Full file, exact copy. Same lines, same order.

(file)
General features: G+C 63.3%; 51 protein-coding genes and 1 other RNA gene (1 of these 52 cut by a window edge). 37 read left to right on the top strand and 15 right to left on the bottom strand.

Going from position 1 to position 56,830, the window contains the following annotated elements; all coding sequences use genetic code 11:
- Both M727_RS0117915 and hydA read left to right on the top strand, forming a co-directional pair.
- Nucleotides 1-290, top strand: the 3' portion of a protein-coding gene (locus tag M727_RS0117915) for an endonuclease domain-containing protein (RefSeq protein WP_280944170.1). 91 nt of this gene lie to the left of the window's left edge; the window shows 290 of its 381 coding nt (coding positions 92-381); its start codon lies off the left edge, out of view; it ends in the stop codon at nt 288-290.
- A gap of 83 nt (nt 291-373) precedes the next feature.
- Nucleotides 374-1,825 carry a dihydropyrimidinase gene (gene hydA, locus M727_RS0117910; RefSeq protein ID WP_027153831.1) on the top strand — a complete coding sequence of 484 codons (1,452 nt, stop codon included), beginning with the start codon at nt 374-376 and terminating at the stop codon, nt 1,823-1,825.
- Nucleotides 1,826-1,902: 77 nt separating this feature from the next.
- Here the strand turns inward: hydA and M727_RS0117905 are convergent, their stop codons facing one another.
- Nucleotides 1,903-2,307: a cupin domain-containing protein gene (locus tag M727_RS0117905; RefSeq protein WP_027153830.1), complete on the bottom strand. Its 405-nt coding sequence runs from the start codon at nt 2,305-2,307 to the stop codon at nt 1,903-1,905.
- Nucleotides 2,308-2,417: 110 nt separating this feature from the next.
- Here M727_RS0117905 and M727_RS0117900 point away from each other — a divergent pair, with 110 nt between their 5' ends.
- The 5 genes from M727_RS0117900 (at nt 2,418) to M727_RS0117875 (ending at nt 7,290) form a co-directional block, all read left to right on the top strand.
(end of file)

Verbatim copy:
General features: G+C 63.3%; 51 protein-coding genes and 1 other RNA gene (1 of these 52 cut by a window edge). 37 read left to right on the top strand and 15 right to left on the bottom strand.

Going from position 1 to position 56,830, the window contains the following annotated elements; all coding sequences use genetic code 11:
- Both M727_RS0117915 and hydA read left to right on the top strand, forming a co-directional pair.
- Nucleotides 1-290, top strand: the 3' portion of a protein-coding gene (locus tag M727_RS0117915) for an endonuclease domain-containing protein (RefSeq protein WP_280944170.1). 91 nt of this gene lie to the left of the window's left edge; the window shows 290 of its 381 coding nt (coding positions 92-381); its start codon lies off the left edge, out of view; it ends in the stop codon at nt 288-290.
- A gap of 83 nt (nt 291-373) precedes the next feature.
- Nucleotides 374-1,825 carry a dihydropyrimidinase gene (gene hydA, locus M727_RS0117910; RefSeq protein ID WP_027153831.1) on the top strand — a complete coding sequence of 484 codons (1,452 nt, stop codon included), beginning with the start codon at nt 374-376 and terminating at the stop codon, nt 1,823-1,825.
- Nucleotides 1,826-1,902: 77 nt separating this feature from the next.
- Here the strand turns inward: hydA and M727_RS0117905 are convergent, their stop codons facing one another.
- Nucleotides 1,903-2,307: a cupin domain-containing protein gene (locus tag M727_RS0117905; RefSeq protein WP_027153830.1), complete on the bottom strand. Its 405-nt coding sequence runs from the start codon at nt 2,305-2,307 to the stop codon at nt 1,903-1,905.
- Nucleotides 2,308-2,417: 110 nt separating this feature from the next.
- Here M727_RS0117905 and M727_RS0117900 point away from each other — a divergent pair, with 110 nt between their 5' ends.
- The 5 genes from M727_RS0117900 (at nt 2,418) to M727_RS0117875 (ending at nt 7,290) form a co-directional block, all read left to right on the top strand.